The jokes; the milking of a woman’s breasts, a Wii game based on the killing of Israeli athletes at the Munich Olympics, a speech that innocently evokes America’s democratic failings in the so-called war on terror; betray Cohen’s weakness for infantilism and overstatement. He forgets, as many comedians do, that students aren’t the only constituency invested with a sense of humour.
Cohen is right to think that the likes of the former Libyan despot and North Korea’s rotting, though eternal leader, are inherently comic and ripe for ridicule, but the film never squares the circle of how to place such an individual centre stage while maintaining audience sympathy. The result is a depressingly conventional fudge in which the in-exile leader, who just wants to be loved naturally, cultivates a relationship and is persuaded to do the right thing by his new beau.
Obstacles that might impinge on this well-worn arc are dealt with ruthlessly. Aladeen’s mass-murdering credentials are underwritten with a revelation that everyone he’s ever sentenced to death has been smuggled out of the country by Michelle of the résistance. His decision to succumb to the democracy loving Faris foils Ben Kingsley’s plan to sell their country to the multinationals. Indeed, nothing can stand in the way of the audience forgiving Aladeen for his former transgressions, not even an anti-democratic postscript which, coming in the final minute, is deployed safe in the knowledge that the film’s work in rehabilitating the general has been done.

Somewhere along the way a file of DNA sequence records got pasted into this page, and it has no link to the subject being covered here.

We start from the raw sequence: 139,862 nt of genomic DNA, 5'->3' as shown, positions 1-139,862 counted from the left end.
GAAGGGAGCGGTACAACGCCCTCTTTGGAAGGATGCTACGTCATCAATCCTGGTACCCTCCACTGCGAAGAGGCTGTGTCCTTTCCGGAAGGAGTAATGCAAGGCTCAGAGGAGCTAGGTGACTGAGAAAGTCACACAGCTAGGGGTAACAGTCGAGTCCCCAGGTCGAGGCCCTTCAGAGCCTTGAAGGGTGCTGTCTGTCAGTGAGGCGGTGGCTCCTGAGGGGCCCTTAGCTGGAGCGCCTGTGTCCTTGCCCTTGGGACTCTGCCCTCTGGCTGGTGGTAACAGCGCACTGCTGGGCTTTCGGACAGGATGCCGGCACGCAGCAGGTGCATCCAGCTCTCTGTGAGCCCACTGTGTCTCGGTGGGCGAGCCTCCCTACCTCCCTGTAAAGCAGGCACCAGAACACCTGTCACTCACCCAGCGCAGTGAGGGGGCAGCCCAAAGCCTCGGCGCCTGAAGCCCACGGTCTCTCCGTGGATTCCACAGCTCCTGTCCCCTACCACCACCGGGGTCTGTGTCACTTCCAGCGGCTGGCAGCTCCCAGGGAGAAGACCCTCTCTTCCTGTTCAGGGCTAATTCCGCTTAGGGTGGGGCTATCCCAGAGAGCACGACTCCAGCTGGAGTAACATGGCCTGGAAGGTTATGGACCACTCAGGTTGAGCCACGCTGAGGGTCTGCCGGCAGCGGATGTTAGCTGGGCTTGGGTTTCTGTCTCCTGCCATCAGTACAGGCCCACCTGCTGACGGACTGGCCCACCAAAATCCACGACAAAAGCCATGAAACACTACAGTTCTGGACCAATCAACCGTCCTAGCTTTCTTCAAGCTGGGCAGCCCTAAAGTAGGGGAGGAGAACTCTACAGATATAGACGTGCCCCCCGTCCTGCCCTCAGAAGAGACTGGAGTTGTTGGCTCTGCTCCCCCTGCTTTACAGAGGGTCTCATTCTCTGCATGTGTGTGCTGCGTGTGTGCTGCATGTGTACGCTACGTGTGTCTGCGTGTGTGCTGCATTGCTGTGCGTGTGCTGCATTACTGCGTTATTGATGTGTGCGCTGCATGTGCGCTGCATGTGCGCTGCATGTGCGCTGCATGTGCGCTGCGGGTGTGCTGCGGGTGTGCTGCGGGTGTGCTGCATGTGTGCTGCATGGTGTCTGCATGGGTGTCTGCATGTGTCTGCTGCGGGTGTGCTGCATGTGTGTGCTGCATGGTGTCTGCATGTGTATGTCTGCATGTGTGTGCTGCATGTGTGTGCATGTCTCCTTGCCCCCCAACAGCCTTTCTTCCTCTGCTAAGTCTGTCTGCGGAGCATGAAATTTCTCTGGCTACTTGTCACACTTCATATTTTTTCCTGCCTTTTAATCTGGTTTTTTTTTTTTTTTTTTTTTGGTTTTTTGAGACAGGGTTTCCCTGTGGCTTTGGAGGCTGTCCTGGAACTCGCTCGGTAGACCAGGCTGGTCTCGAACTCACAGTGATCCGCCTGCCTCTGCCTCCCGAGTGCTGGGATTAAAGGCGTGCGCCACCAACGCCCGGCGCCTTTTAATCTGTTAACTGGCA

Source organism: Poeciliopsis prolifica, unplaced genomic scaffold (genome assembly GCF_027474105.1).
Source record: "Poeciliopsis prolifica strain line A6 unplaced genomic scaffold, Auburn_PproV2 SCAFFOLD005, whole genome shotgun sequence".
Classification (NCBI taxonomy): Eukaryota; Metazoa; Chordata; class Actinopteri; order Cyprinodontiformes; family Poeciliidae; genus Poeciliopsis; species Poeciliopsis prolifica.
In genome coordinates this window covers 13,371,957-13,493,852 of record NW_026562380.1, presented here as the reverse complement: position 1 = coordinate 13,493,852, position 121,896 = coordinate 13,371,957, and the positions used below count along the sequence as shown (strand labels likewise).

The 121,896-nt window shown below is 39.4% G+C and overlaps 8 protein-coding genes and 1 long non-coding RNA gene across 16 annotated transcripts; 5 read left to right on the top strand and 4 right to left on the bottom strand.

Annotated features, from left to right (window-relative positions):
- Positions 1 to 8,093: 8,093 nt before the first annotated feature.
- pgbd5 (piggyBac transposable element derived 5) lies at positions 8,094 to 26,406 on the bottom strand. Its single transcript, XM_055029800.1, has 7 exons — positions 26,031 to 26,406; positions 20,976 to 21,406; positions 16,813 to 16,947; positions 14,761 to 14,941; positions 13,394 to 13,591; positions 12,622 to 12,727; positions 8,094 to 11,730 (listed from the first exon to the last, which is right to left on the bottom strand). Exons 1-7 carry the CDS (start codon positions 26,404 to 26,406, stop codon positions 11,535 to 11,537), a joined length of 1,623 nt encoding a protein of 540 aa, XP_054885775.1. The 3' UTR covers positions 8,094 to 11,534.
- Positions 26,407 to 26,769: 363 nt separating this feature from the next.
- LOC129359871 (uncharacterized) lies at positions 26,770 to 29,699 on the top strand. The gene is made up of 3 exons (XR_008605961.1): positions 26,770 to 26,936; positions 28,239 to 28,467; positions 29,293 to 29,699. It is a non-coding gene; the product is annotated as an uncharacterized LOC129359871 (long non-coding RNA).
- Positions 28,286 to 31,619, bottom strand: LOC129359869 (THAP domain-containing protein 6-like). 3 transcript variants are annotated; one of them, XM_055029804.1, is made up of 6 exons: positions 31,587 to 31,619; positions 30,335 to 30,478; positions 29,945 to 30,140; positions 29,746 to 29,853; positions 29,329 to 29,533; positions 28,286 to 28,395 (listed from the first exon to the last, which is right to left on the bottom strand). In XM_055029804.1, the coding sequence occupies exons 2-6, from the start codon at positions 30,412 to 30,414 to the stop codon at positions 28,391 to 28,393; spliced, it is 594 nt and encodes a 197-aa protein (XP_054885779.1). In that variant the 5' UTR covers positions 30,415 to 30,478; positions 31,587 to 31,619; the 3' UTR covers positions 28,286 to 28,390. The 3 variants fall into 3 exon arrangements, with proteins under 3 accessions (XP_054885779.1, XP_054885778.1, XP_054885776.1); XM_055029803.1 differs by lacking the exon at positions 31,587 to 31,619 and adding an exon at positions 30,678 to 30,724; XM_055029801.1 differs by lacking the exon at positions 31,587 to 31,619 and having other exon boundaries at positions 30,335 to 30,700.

Cohen doesn’t even have the guts to follow through on the movie’s final joke – the suggestion that Aladeen will execute Faris for being Jewish, as a mere 20 seconds later, embedded amongst the end credits, she’s notably (and tragically) alive and announcing her pregnancy on TV. I am alone in thinking that Chris Morris would have had her throat cut? I know I would.Pages: 1 2